An attraction with “Frozen” on the marquee is going to draw a certain (high) minimum wait, no matter its quality, thanks to its established name recognition. The “ride” could just be a dude wearing an Olaf puppet on his hand chasing your boat around shouting “WARM HUGS! WARM HUGS!” and it would still draw at least a 30 minute wait because Frozen.
An original attraction, on the other hand, is far less of a sure thing. It has to stand on its own substantive merit and word of mouth, because it doesn’t have any IP as a crutch. In short, it’s a riskier proposition, but that shouldn’t really be a problem when you’re talking about a creative company like Disney. Even though an original attraction is riskier, it can still be tremendously popular with guests.
It cannot be argued that guests do not enjoy original attractions concerning foreign and exotic locales sans characters. Soarin’ Around the World on the other side of the very same park defeats such an assertion in swift fashion. Given its higher hourly ride capacity and wait times, more guests per day are experiencing it than are experiencing Frozen Ever After.
Who wouldn’t want to cruise down the Rhine River in Germany past famous landmarks? Does boarding a high-speed Shinkansen and passing Mt. Fuji and other gorgeous spots in Japan not sound appealing?
These, and other, real-world attractions were once on the table for World Showcase, and I think both would (and could) be huge successes if done right. Humans have an innate sense of wanderlust, and most of us will never get to see the real places represented in World Showcase. That’s why the concept has appeal, in the first place.
The point of all this rambling is that World Showcase doesn’t need Frozen or any other animated properties to be relevant and exciting. It undeniably needs something, but not this. Any new “vision” for Epcot that models it after Magic Kingdom is taking the lazy, risk-averse way out. While it might be a safer move in the short term–or in isolation–the parks having distinct themes and identities provides a greater draw to each of them.
Okay, now I’ll get off my soapbox…
The Attraction Itself
With all of that out of the way, is Frozen Ever After a good attraction? Yes. Shockingly so, in fact. It’s a visual treat with advanced Audio Animatronics, neat effects, and popular songs from the film.
A big plus to the general premise is that rather than being a CliffNotes version of the film, it’s a series of loosely-connected vignettes, much like what you’d have in Fantasyland. In fact, if you dropped Frozen Ever After into Fantasyland at Magic Kingdom, it would arguably be the best attraction there. (Peter Pan’s Flight is in sad shape these days, although the experience of flying over London is pretty tough to top.)
When you consider the fact that this was a “quick” (by Disney standards) addition shoehorned into an existing ride space, it’s doubly impressive. Frozen Ever After has been described as an “overlay” to Maelstrom, and I think that’s really selling it short. Although it uses (mostly) the same track layout as Maelstrom, this is a totally new experience.
When it comes to the experience of the ride itself, my quibbles are relatively minor. I’m not a huge fan of the projected faces, but I understand that’s the current trend. There are a couple of places where it’s easy to see the edge of the projection on Anna and Elsa, but it’s not all that noticeable unless you’re looking for it.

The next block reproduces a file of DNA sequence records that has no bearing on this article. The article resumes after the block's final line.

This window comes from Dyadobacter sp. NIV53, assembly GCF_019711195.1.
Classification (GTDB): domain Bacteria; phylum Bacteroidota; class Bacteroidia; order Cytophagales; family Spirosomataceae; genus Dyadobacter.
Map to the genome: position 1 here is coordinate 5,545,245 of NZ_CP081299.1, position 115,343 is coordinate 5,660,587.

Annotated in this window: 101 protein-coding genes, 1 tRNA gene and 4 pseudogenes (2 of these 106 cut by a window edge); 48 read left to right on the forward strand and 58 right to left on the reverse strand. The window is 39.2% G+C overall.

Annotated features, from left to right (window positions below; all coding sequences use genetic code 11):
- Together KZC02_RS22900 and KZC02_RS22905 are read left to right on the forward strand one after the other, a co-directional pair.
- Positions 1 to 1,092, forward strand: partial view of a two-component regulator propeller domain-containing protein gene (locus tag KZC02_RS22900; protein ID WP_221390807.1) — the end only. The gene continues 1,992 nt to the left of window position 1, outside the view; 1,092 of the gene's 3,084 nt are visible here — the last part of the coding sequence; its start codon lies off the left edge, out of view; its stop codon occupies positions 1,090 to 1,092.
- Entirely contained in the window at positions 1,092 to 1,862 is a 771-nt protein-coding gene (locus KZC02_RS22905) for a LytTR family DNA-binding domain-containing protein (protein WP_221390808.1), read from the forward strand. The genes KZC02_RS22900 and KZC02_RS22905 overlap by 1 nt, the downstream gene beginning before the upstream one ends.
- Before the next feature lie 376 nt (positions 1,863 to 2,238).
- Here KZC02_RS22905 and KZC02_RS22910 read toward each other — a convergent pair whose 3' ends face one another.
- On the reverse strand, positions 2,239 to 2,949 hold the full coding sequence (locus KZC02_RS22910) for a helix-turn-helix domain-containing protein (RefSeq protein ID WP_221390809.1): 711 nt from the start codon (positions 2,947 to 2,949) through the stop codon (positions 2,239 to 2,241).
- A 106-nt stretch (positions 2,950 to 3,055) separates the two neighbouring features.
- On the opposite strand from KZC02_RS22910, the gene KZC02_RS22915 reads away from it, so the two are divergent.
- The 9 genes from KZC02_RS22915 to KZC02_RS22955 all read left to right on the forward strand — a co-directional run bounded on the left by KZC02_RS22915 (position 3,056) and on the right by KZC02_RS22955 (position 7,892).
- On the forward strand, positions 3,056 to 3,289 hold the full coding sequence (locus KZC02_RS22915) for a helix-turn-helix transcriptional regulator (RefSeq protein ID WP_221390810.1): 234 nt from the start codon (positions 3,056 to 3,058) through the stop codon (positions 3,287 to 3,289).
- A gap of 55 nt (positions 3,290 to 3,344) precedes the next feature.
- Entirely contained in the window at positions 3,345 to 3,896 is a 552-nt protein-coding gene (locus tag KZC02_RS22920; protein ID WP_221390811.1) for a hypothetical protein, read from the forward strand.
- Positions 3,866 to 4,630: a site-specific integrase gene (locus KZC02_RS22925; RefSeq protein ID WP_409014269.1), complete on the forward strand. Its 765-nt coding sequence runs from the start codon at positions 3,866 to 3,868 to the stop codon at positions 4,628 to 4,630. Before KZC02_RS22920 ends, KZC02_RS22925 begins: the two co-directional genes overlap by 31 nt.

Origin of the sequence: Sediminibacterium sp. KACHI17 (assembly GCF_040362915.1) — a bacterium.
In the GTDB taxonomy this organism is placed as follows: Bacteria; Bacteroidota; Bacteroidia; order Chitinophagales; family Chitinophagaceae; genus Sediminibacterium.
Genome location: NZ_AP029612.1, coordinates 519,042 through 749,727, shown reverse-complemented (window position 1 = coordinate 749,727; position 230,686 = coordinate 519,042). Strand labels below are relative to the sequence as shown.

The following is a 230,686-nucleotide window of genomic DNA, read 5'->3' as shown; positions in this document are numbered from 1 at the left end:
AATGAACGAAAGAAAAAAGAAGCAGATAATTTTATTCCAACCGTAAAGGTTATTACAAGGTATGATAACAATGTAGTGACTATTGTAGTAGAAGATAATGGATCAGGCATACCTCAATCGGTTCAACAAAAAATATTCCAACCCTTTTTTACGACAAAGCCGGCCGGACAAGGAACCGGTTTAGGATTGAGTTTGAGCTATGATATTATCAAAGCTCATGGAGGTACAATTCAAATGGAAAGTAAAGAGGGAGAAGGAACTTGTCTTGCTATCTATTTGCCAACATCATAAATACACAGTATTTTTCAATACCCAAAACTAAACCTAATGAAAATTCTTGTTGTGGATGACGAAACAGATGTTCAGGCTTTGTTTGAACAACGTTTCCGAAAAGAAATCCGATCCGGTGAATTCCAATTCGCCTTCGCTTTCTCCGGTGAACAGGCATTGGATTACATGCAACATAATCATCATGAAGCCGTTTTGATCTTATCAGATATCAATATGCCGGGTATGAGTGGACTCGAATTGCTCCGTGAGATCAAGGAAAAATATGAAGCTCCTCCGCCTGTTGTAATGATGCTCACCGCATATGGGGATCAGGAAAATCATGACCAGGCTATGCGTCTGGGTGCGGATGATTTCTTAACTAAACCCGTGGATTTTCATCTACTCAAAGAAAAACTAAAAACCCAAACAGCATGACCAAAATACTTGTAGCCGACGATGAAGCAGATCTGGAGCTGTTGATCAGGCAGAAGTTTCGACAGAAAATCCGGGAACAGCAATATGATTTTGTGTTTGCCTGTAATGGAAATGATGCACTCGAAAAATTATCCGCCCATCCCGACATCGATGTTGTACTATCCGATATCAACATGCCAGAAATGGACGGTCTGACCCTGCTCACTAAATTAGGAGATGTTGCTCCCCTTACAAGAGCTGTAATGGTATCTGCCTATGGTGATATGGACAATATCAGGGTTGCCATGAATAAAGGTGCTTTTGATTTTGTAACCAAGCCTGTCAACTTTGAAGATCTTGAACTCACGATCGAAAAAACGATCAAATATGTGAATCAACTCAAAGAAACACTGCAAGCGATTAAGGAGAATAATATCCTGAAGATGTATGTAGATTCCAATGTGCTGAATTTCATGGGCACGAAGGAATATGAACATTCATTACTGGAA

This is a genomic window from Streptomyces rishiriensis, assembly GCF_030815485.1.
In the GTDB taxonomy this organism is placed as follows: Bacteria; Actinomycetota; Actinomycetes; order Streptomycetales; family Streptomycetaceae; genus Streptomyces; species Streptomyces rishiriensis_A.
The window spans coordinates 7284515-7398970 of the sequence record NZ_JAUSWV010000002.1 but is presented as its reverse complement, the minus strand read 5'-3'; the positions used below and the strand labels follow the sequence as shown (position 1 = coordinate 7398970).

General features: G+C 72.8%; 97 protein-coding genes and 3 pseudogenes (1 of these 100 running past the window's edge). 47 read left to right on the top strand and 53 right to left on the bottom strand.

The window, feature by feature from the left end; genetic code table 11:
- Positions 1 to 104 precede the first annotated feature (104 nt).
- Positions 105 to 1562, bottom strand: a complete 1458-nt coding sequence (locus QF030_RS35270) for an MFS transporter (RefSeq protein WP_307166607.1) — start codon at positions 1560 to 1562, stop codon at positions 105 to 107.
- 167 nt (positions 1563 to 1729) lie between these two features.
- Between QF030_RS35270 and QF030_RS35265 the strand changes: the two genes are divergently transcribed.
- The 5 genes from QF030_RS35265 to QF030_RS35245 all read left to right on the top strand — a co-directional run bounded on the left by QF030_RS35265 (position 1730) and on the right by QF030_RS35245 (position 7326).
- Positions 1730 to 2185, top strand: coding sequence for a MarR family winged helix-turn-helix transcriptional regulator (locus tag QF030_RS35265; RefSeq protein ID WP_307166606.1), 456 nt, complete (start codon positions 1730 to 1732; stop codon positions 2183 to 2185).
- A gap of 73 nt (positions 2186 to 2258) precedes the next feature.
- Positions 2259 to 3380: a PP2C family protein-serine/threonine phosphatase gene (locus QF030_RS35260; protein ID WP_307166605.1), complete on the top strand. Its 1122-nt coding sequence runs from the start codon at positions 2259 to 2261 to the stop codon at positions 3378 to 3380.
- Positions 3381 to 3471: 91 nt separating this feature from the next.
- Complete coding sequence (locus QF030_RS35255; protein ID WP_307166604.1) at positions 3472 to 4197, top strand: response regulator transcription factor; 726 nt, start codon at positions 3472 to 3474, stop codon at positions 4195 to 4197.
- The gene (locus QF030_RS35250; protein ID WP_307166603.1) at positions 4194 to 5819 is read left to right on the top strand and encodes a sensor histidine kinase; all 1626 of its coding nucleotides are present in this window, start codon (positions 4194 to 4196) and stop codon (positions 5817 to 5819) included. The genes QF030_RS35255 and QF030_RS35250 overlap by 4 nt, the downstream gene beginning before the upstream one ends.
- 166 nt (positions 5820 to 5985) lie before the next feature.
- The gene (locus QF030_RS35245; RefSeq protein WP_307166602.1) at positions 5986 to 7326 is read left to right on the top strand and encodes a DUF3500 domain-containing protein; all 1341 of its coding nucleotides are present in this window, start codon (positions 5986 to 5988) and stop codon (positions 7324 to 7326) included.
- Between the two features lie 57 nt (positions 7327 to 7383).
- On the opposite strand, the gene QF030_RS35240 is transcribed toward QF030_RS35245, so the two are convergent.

The Olaf Audio Animatronics are significantly more impressive (when they’re working), and the first time seeing him approach our boat was a wow moment for me. It was also nice to see the endearing–rather than obnoxious–side of Olaf. (Here’s hoping a similar approach is taken if/when Figment gets a new attraction.) I thought he, Sven, and the trolls really stole the show in the attraction.
The climax of Frozen Ever After predictably features Elsa singing ‘Let it Go’ in her ice palace but…what else did you expect? It feels appropriate and is a pretty cool scene, albeit a bit underwhelming visually. I’m not sure what else could be added here; perhaps more fiber-optic lighting? I’m not sure how much fiber-optic lighting costs, but I’m guessing “not much” is the answer. It seems like a relatively cheap, old-school effect that still impresses guests (or maybe I’m just like a raccoon that likes shiny objects). I think a more heavy-handed use of lighting in this scene would cover for some of the relatively bare show scene.
I would hazard a guess that the decision to shoehorn Frozen into Epcot rather than Magic Kingdom (which just wrapped up its New Fantasyland expansion at the time) was made at a level above Imagineering.
As such, I think the team behind this project should be lauded for doing a lot with the attraction itself in a repurposed space, but also with making the whole package–included the Royal Summerhaus area–as unobtrusive to World Showcase as possible.
While I still find the placement of the attraction very regrettable (see my treatise above), I’m at least relieved that the attraction is very good and the expansion isn’t a de facto Arendelle pavilion.
Overall, Frozen Ever After is an elite Fantasyland attraction, with the very large asterisk of it being located in (real) World Showcase. That’s a big problem, and a path I really hope Epcot doesn’t continue down. Judged on its own merit, the attraction has a lot of charm, impressive moments big and small, and is downright fun. The attraction is a new must-do at Epcot…and you shouldn’t skip it even if you are still bitter about its location.
Now, let’s just hope the same budget, effort, and attention is given to restoring Figment to his former glory. I’d be happy to see the same Imagineering team behind Frozen Ever After assigned to Journey into Imagination 4.0, and as a lifelong Figment fan, that’s probably about as high of praise as I can possibly bestow upon Frozen Ever After.
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Do you agree or disagree with our take on Frozen Ever After? Do you like the current direction of Epcot, or do you wish it were restored to the original vision of EPCOT Center? Share any questions, tips, or additional thoughts you have about Frozen Ever After and Epcot in the comments!